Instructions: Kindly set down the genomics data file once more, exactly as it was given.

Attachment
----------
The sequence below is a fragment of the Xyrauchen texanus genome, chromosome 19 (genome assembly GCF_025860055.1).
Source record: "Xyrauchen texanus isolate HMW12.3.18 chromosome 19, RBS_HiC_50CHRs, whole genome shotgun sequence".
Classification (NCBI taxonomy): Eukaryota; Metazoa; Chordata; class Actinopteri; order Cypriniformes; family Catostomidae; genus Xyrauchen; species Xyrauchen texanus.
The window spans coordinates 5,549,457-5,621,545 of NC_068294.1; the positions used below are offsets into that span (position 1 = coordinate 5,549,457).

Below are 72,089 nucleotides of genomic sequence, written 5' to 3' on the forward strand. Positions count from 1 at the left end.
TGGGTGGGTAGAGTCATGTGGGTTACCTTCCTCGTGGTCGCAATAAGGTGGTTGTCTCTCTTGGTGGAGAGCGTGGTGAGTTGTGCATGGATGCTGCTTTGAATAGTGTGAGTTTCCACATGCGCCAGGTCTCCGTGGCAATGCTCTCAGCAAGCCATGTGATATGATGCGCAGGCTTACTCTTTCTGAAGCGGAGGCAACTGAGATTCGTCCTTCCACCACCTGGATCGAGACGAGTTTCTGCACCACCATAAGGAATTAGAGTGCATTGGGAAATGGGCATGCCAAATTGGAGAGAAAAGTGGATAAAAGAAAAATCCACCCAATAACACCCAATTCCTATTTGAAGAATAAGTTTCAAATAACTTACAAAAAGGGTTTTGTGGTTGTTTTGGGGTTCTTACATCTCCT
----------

The sequence below is a fragment of the Xyrauchen texanus genome, chromosome 19 (genome assembly GCF_025860055.1).
Source record: "Xyrauchen texanus isolate HMW12.3.18 chromosome 19, RBS_HiC_50CHRs, whole genome shotgun sequence".
Classification (NCBI taxonomy): Eukaryota; Metazoa; Chordata; class Actinopteri; order Cypriniformes; family Catostomidae; genus Xyrauchen; species Xyrauchen texanus.
The window spans coordinates 5,549,457-5,621,545 of NC_068294.1; the positions used below are offsets into that span (position 1 = coordinate 5,549,457).

Below are 72,089 nucleotides of genomic sequence, written 5' to 3' on the forward strand. Positions count from 1 at the left end.
TGGGTGGGTAGAGTCATGTGGGTTACCTTCCTCGTGGTCGCAATAAGGTGGTTGTCTCTCTTGGTGGAGAGCGTGGTGAGTTGTGCATGGATGCTGCTTTGAATAGTGTGAGTTTCCACATGCGCCAGGTCTCCGTGGCAATGCTCTCAGCAAGCCATGTGATATGATGCGCAGGCTTACTCTTTCTGAAGCGGAGGCAACTGAGATTCGTCCTTCCACCACCTGGATCGAGACGAGTTTCTGCACCACCATAAGGAATTAGAGTGCATTGGGAAATGGGCATGCCAAATTGGAGAGAAAAGTGGATAAAAGAAAAATCCACCCAATAACACCCAATTCCTATTTGAAGAATAAGTTTCAAATAACTTACAAAAAGGGTTTTGTGGTTGTTTTGGGGTTCTTACATCTCCT